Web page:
Making marriage pay on Valentine’s Day

Lynne Rowland

Lynne Rowland

Traditionally, Valentine’s Day is one of the most popular times for wedding proposals, but in this hard-headed age are there any worthwhile tax advantages in saying ‘yes’?

It might not be very romantic but making a long-term commitment to another person does have financial consequences.

You do not have to be cold-hearted to be hard-headed about the most important decisions in life.

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Previously, couples would tie the knot as soon after April 5 as possible to maximise the married couples’ allowance.

As co-habitation became usual, this relief became outdated and was eventually abolished.

But the gradual recognition that children thrive in more stable environments, led former Conservative prime minister David Cameron to re-introduce a marriage allowance.

Unfortunately, this has limited impact as it only provides up to £220 where neither spouse nor civil partner is a higher rate taxpayer and does not equally benefit co-habiting couples.

The re-introduction of this relief grabbed headlines, but the take-up is very low and does nothing to support marriage.

In an era where taxpayers need to be aware of complex tax rules and self-assess their liabilities, the days when couples were jointly assessed are long gone.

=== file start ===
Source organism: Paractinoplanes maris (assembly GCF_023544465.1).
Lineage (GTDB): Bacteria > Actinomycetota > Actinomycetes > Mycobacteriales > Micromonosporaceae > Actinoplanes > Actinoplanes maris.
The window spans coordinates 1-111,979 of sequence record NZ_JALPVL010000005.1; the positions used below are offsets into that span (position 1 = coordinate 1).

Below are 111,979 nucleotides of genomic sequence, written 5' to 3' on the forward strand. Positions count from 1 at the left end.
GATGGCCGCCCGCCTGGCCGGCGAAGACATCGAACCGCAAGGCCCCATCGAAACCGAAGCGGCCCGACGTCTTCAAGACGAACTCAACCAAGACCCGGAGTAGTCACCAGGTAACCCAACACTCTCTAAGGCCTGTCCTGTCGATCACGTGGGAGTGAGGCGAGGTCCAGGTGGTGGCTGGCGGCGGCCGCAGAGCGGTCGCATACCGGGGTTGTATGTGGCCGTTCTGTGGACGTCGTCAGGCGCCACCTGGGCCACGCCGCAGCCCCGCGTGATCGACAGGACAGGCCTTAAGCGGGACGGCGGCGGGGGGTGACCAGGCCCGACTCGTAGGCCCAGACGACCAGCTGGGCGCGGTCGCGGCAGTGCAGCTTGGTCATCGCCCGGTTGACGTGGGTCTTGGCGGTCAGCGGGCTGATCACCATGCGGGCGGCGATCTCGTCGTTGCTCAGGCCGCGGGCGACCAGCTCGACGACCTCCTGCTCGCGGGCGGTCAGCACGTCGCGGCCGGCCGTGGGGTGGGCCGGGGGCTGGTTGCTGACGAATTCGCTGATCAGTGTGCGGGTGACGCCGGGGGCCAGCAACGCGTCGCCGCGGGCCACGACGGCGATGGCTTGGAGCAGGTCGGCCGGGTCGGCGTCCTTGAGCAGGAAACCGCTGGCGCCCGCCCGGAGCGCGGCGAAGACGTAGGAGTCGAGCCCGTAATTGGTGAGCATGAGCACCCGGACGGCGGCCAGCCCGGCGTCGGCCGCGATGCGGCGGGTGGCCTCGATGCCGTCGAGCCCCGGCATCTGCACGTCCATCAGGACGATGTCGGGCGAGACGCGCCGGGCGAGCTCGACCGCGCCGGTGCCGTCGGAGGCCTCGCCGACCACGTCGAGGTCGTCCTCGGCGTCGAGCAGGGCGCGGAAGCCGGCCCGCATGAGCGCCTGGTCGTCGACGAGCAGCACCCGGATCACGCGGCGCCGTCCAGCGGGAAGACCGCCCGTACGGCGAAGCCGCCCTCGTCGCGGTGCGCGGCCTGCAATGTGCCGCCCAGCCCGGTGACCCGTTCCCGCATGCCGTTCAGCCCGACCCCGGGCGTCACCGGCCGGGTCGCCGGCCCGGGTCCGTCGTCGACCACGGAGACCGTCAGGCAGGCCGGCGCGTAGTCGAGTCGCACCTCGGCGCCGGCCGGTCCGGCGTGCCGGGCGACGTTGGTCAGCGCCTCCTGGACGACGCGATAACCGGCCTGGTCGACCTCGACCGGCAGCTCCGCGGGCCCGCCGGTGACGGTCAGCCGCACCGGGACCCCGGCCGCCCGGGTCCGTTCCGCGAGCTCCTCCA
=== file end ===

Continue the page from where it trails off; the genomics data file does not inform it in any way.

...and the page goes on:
Independent taxation means that both people in a relationship must separately deal with their taxes – or do they?

Recent headlines concerning child benefit have highlighted that in order to meet HM Revenue & Customs requirements it is necessary for spouses and civil partners to know how much each earns to work out whether they breach income levels.

Similarly, to qualify for some Department for Work and Pensions benefits total household income is considered.

How does this encourage marriage or civil partnerships when it might be financially beneficial to remain single?  

On the plus side, once you are married or in a civil partnership moving assets between you is not a chargeable event and consequently tax planning is more accessible.

Then comes the sting: where both partners own property there can only be one capital gains tax-exempt property between them. If there are plans to let out or dispose of one property, it is important to be sure the returns are worthwhile.

Where there are plans to move the ownership of the main residence to minimise income and gains, it would be wise to ensure that transfer is made following the marriage or civil partnership.

For inheritance tax purposes, moving assets between spouses or civil partners during lifetime or on death should not trigger any tax charges. Any unused nil rate bands can be transferred to the other on death.

For most couples this means that where a home is included in their estate, which in total is less than £2m, by 2021 they will be able to leave up to £1m to their family tax free.  

Unless a will is made in contemplation of marriage or civil partnership, an existing will becomes invalid.